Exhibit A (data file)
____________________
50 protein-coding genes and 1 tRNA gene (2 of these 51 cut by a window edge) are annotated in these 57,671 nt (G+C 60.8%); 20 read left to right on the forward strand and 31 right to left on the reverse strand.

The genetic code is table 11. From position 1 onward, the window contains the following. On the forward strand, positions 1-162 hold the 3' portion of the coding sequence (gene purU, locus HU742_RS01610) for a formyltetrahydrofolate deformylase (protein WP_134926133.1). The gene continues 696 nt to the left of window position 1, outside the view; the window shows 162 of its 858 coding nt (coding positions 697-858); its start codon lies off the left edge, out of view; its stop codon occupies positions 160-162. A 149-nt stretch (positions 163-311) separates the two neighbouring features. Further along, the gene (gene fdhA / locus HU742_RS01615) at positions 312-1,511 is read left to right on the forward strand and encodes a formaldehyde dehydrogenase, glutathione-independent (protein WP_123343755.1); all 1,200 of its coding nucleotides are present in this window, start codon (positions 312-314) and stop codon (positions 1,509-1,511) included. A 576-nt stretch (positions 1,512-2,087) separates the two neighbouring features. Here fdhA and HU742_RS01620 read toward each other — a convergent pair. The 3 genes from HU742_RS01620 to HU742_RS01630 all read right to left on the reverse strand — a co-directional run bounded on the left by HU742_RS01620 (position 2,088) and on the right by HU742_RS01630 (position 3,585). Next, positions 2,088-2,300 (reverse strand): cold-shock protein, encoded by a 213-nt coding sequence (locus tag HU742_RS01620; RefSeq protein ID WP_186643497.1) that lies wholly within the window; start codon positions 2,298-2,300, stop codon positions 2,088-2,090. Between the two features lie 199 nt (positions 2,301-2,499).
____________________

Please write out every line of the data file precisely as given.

50 protein-coding genes and 1 tRNA gene (2 of these 51 cut by a window edge) are annotated in these 57,671 nt (G+C 60.8%); 20 read left to right on the forward strand and 31 right to left on the reverse strand.

The genetic code is table 11. From position 1 onward, the window contains the following. On the forward strand, positions 1-162 hold the 3' portion of the coding sequence (gene purU, locus HU742_RS01610) for a formyltetrahydrofolate deformylase (protein WP_134926133.1). The gene continues 696 nt to the left of window position 1, outside the view; the window shows 162 of its 858 coding nt (coding positions 697-858); its start codon lies off the left edge, out of view; its stop codon occupies positions 160-162. A 149-nt stretch (positions 163-311) separates the two neighbouring features. Further along, the gene (gene fdhA / locus HU742_RS01615) at positions 312-1,511 is read left to right on the forward strand and encodes a formaldehyde dehydrogenase, glutathione-independent (protein WP_123343755.1); all 1,200 of its coding nucleotides are present in this window, start codon (positions 312-314) and stop codon (positions 1,509-1,511) included. A 576-nt stretch (positions 1,512-2,087) separates the two neighbouring features. Here fdhA and HU742_RS01620 read toward each other — a convergent pair. The 3 genes from HU742_RS01620 to HU742_RS01630 all read right to left on the reverse strand — a co-directional run bounded on the left by HU742_RS01620 (position 2,088) and on the right by HU742_RS01630 (position 3,585). Next, positions 2,088-2,300 (reverse strand): cold-shock protein, encoded by a 213-nt coding sequence (locus tag HU742_RS01620; RefSeq protein ID WP_186643497.1) that lies wholly within the window; start codon positions 2,298-2,300, stop codon positions 2,088-2,090. Between the two features lie 199 nt (positions 2,301-2,499).